Rev. Dr. John Stephenson (moderator) is the senior priest of St. Timothy’s’ Anglican Church in Scarborough. Ordained in 2001, John came to the priesthood after a career in Christian higher education during which he taught theology and Biblical Hebrew to undergraduate and graduate students both in Canada and internationally in Russia, Ukraine, and Cuba. His pastoral ministry in Scarborough has made him apply his academic background to the realities of an “inner suburb” context. Serving in an area with a growing number of homeless and marginally housed people, John has had to lead his parish in caring for the immediate needs of the neighbourhood while also becoming involved in advocacy, neighbourhood-centred programming, and cooperation with local social service agencies. This has led to a role as pastor to the neighbourhood, a role that brings both great blessings and challenges to parish life.
Caitlin Colson works as a Project Manager and Consultant at Meta Strategies. For the past year, Caitlin has been working on ShapeMyCity.com – a network that is increasing connectivity and supporting collaboration among community organizers and initiatives in Toronto. As the former program director at the national non-profit organization Meal Exchange, Caitlin supported a national network of post–secondary students in developing strategies and fresh approaches for working with community organizations and on–campus food service providers toward sustainable and equitable food systems. Caitlin is a 2015 Centre for Social Innovation Agent of Change and holds a master’s in Philosophy from York University.
Andray Domise is a community activist, and co-host of the Canadian politics podcast Canadaland Commons. His columns have appeared in Toronto Life, Torontoist, Hazlitt, Canadaland, and the Toronto Sun. By day, he is trained as a senior financial advisor, having worked in the financial industry since 2004. Born and raised in Toronto, Andray attended the University of Windsor, and graduated with a degree in political science.
Ken Greenberg is an urban designer, teacher, writer, former Director of Urban Design and Architecture for the City of Toronto and Principal of Greenberg Consultants. For over three decades he has played a pivotal role on public and private assignments in urban settings throughout North America and Europe, focusing on the rejuvenation of downtowns, waterfronts, neighborhoods and on campus master planning, regional growth management, and new community planning. Cities as diverse as Toronto, Hartford, Amsterdam, New York, Boston, Montréal, Ottawa, Edmonton, Calgary, St. Louis, Washington DC, Paris, Detroit, Saint Paul and San Juan Puerto Rico have benefited from his advocacy and passion for restoring the vitality, relevance and sustainability of the public realm in urban life. In each city, with each project, his strategic, consensus-building approach has led to coordinated planning and a renewed focus on urban design. He is the recipient of the 2010 American Institute of Architects Thomas Jefferson Award for Public Design Excellence and the 2014 Sustainable Buildings Canada Lifetime Achievement Award. Involved in many grass roots and community initiatives he is a Board Member of Park People, a non-profit dedicated to the improvement of Toronto’s parkls. He currently teaches at the University of Toronto where he an Adjunct Professor in the John H. Daniels Faculty of Architecture, Landscape and Design. He is also a co-founder and a Visiting Scholar at the new City Building Institute at Ryerson University in Toronto. A frequent writer for periodicals, he is the author of Walking Home: the Life and Lessons of a City Builder published by Random House.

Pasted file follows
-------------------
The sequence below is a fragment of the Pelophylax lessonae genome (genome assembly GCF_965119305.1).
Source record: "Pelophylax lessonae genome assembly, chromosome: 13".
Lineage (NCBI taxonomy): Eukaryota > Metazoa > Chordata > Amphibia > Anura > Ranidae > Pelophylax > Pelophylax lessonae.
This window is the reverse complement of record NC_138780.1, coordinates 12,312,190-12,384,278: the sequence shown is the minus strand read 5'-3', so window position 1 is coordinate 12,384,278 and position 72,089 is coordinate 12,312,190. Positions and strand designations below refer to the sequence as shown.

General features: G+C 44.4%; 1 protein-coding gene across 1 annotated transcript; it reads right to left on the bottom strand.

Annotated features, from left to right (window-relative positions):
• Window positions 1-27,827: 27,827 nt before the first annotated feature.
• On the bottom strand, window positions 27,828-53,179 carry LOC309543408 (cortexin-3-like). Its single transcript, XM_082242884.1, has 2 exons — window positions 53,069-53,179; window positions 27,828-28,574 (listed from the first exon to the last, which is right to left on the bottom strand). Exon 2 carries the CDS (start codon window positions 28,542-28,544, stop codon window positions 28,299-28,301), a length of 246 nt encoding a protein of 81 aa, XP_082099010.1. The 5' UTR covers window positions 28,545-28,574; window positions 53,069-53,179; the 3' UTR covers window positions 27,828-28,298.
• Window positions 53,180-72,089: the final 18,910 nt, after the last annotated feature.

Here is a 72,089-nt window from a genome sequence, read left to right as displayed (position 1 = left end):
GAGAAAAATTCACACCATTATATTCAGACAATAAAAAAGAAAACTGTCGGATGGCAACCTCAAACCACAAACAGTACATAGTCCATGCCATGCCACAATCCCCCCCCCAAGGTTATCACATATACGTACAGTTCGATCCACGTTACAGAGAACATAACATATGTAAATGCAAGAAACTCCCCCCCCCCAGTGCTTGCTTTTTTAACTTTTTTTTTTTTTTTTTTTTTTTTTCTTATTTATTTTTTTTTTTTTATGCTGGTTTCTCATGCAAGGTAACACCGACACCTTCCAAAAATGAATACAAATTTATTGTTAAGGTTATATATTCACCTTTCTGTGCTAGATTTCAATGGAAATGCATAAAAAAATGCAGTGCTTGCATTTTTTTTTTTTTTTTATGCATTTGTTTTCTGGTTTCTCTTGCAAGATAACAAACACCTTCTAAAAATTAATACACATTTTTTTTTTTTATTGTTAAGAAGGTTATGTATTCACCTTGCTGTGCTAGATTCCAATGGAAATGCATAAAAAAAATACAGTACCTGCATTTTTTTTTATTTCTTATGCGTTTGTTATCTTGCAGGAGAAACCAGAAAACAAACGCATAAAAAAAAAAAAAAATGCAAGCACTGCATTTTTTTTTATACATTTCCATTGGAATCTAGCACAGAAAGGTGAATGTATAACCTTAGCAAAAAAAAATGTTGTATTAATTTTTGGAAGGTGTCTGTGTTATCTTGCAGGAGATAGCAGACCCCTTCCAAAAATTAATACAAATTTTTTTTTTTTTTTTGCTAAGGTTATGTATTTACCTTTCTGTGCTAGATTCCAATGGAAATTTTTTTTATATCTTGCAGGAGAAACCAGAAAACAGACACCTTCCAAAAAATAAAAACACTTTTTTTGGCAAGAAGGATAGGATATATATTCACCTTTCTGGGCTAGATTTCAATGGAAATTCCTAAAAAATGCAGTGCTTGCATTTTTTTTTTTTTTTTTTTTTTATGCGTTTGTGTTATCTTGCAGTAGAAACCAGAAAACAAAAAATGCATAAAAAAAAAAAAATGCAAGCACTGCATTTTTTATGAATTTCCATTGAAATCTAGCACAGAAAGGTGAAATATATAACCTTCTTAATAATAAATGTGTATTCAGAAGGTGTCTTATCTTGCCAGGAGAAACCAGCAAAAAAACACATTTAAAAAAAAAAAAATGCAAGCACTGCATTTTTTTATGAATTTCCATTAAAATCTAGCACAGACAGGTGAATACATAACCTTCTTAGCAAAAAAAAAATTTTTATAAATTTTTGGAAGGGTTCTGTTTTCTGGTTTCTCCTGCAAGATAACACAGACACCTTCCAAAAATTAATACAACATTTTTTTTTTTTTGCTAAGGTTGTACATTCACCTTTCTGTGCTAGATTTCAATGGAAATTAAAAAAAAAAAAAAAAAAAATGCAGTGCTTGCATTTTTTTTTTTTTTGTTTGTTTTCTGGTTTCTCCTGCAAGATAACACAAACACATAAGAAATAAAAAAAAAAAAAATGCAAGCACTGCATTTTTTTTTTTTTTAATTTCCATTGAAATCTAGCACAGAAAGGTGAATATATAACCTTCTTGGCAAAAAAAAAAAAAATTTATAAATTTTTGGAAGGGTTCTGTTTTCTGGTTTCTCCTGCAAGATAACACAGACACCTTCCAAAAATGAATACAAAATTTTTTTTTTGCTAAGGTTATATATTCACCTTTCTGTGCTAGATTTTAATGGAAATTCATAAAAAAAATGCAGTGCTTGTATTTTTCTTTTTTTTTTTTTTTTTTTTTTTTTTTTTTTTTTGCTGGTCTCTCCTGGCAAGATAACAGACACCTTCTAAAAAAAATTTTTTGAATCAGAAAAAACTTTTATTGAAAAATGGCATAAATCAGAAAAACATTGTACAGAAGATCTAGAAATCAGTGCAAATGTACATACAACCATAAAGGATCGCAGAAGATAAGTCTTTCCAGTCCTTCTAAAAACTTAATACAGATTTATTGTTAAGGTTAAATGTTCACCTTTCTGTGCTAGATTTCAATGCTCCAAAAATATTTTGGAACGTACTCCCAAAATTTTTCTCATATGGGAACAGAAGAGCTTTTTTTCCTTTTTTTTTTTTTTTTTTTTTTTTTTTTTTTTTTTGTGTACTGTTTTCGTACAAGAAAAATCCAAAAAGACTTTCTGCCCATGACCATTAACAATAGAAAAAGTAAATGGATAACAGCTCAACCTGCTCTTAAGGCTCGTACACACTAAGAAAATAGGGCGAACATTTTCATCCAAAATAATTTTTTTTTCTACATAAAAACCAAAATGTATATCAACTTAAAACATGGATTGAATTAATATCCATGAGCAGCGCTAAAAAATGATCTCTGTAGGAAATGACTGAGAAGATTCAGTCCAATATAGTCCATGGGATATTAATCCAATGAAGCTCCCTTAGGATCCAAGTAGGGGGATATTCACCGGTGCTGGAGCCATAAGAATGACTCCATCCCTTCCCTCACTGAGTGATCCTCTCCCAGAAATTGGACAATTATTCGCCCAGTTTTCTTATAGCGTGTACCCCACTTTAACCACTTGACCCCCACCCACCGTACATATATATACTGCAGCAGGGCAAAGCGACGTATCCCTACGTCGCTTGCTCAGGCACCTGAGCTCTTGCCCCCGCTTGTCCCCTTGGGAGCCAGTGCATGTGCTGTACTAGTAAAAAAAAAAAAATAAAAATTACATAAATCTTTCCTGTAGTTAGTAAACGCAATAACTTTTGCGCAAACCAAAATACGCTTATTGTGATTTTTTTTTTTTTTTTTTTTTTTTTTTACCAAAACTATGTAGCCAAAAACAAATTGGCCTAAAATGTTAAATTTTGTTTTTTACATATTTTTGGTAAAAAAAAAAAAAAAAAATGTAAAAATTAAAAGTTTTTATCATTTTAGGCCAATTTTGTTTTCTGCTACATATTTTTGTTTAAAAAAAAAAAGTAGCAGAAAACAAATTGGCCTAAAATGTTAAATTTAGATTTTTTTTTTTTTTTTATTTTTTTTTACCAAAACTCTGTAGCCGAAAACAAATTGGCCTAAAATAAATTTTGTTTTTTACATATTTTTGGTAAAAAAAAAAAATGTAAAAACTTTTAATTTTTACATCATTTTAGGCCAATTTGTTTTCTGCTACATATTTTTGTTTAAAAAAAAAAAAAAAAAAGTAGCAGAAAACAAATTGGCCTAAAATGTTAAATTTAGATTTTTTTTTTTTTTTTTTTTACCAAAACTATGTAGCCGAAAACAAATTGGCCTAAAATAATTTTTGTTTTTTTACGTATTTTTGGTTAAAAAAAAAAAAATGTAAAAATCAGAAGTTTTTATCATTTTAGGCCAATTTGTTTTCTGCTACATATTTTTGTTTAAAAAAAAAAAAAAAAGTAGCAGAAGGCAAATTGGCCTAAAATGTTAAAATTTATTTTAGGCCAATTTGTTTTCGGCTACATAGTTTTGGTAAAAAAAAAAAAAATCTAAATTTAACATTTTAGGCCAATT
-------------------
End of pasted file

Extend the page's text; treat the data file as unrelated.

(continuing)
Michael Shapcott is recognized as one of Canada’s most respected community-based housing and homelessness experts. He is co-founder of the Canadian Alliance to End Homelessness and a founding partner of the Canadian Homelessness Research Network. Since starting as a community organizer in downtown Toronto’s east end in the 1980s, Michael has developed hundreds of units of not-for-profit housing, and worked on housing research and policy at the local, national and international level. He worked for three years at the University of Toronto’s Centre for Urban and Community Studies managing the Community-University Research Partnerships Unit and, for the past decade, has developed and led the housing practice at the Wellesley Institute, an independent research and policy think-tank. Michael is currently on an 18-month secondment to Prince’s Charities Canada, where he has managed a national youth employment project that engages five of Canada’s largest businesses in neighbourhood-level work in Toronto, Halifax, Winnipeg, Calgary and Vancouver with youth who are facing multiple barriers to employment. Michael is an active Anglican, a candidate for diaconal ministry at the Church of the Holy Trinity – Trinity Square, and is working towards a Masters of Theological Studies at Trinity Divinity at the University of Toronto.